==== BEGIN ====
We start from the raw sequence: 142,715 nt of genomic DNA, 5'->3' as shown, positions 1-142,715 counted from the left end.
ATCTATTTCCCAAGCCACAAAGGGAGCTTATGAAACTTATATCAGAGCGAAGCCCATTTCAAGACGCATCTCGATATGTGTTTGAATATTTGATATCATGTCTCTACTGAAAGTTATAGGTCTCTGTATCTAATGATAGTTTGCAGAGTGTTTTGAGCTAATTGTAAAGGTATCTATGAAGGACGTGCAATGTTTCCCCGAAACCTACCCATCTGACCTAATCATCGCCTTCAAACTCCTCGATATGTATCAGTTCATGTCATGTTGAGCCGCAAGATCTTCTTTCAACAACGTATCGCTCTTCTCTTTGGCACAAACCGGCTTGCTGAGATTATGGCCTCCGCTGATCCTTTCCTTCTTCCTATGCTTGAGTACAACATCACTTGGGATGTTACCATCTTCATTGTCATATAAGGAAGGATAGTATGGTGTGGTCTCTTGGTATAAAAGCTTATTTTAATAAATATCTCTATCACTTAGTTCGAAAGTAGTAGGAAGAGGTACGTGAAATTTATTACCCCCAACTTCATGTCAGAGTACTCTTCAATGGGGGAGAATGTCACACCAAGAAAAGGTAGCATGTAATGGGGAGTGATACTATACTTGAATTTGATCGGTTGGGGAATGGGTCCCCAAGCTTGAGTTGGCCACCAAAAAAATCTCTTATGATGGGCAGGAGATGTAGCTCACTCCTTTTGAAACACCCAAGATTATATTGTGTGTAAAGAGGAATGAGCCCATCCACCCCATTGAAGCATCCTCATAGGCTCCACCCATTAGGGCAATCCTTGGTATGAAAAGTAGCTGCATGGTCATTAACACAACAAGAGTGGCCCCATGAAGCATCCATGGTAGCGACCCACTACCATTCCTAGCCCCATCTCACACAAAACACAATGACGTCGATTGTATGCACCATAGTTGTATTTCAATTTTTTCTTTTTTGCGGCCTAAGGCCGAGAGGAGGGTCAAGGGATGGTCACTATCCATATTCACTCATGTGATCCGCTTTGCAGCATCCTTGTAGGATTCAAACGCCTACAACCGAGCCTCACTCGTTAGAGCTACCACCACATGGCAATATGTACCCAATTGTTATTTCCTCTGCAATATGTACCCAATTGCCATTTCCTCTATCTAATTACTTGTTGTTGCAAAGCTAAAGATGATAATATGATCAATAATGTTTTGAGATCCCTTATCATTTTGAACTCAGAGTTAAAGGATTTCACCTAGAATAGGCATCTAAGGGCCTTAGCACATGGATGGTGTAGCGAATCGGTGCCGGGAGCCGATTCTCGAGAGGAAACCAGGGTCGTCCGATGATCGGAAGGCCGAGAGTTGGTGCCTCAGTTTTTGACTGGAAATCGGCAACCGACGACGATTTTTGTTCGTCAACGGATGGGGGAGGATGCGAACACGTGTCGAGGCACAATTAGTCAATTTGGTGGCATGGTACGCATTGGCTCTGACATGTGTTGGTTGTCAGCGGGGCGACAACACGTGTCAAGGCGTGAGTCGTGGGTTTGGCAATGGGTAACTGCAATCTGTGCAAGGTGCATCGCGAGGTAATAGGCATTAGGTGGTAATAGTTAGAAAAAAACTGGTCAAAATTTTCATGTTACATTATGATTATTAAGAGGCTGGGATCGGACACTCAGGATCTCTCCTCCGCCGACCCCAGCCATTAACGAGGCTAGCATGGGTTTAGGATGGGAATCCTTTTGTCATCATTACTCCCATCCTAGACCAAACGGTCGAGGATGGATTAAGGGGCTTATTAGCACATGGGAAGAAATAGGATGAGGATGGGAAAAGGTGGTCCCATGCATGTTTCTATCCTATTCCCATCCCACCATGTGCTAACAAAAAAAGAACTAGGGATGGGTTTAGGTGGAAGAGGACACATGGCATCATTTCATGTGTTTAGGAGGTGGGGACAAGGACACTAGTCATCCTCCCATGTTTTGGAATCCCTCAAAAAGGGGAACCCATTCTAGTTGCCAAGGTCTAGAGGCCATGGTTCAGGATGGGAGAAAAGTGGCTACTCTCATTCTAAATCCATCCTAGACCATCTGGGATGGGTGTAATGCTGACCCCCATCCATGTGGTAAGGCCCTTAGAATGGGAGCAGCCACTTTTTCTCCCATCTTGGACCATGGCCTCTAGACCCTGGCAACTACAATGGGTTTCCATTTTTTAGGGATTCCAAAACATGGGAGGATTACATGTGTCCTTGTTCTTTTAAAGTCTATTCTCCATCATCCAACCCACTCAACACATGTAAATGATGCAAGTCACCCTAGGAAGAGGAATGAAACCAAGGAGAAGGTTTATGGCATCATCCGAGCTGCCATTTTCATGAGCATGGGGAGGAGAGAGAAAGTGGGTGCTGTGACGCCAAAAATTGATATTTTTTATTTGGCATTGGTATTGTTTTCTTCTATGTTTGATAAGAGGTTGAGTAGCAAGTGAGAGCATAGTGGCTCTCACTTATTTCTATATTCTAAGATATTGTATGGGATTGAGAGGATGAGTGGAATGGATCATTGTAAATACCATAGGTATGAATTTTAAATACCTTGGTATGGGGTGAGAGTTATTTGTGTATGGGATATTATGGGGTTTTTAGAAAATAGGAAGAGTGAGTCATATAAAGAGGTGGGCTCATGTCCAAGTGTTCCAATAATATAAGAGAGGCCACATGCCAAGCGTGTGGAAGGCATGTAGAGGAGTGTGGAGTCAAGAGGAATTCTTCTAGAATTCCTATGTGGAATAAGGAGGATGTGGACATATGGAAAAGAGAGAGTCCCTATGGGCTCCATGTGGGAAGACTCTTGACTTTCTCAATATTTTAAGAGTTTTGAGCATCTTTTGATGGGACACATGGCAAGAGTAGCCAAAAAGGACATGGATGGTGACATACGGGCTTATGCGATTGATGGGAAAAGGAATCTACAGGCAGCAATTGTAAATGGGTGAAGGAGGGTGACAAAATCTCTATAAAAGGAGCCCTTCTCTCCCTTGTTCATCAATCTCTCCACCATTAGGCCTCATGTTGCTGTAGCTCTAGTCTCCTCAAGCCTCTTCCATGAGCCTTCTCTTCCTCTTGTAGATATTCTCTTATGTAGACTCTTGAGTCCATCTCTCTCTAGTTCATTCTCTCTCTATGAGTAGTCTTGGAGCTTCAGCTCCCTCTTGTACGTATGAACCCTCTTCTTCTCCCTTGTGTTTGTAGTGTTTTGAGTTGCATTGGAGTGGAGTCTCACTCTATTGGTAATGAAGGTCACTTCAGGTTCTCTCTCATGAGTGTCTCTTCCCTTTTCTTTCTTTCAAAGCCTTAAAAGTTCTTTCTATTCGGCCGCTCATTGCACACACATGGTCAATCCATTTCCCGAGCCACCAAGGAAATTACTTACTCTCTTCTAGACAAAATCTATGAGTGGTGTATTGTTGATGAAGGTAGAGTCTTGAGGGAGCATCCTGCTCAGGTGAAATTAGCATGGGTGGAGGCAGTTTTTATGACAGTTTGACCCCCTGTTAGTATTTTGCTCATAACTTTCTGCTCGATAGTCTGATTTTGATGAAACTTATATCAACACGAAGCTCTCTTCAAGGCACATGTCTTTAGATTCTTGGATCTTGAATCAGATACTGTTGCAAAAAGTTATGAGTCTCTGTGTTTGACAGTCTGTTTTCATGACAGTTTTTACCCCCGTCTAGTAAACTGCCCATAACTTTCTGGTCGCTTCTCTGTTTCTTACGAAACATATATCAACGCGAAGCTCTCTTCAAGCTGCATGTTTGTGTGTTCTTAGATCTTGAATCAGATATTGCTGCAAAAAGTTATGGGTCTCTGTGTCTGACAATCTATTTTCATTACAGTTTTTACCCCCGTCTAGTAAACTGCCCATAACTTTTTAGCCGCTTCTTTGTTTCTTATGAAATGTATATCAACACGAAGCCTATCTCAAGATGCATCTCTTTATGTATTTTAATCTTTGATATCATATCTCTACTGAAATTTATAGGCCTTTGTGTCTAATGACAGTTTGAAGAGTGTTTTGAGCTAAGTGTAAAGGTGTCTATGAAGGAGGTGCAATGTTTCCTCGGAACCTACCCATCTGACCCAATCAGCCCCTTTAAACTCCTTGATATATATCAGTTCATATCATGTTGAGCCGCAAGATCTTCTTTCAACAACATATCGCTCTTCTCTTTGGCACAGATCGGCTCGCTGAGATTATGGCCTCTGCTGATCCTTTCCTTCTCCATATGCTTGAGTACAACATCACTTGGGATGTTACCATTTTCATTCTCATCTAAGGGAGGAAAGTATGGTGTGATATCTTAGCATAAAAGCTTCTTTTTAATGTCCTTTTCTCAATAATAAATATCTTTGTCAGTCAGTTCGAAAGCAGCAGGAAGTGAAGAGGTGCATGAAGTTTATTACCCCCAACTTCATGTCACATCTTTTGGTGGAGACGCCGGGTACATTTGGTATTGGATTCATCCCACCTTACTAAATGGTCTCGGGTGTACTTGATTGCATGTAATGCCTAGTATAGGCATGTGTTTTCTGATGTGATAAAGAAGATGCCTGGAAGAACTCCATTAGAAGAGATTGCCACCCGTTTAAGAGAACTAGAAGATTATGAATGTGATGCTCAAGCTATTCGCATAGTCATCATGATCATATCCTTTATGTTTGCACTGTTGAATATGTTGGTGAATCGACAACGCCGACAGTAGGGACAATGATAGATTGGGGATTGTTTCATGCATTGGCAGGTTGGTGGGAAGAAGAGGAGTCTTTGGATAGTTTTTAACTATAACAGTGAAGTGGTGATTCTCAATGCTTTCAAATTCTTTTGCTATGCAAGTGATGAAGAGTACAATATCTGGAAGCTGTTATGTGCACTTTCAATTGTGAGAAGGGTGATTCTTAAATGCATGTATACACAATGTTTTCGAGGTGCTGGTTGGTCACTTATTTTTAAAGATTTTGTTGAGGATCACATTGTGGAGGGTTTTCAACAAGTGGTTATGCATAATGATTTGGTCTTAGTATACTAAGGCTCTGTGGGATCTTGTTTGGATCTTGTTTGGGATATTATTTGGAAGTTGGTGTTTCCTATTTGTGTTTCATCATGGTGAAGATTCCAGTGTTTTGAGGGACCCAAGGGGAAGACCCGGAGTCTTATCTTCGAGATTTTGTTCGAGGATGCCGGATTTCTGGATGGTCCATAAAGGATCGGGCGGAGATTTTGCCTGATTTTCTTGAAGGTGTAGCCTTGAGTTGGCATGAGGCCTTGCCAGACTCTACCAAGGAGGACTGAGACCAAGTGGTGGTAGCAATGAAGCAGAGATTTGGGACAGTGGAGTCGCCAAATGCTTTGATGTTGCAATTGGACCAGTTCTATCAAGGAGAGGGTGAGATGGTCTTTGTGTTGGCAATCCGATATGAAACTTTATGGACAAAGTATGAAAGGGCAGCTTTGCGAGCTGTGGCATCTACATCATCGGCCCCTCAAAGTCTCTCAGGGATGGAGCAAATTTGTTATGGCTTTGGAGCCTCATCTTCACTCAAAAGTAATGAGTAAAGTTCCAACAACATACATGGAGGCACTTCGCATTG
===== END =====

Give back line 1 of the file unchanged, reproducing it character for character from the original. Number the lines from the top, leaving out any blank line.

We start from the raw sequence: 142,715 nt of genomic DNA, 5'->3' as shown, positions 1-142,715 counted from the left end.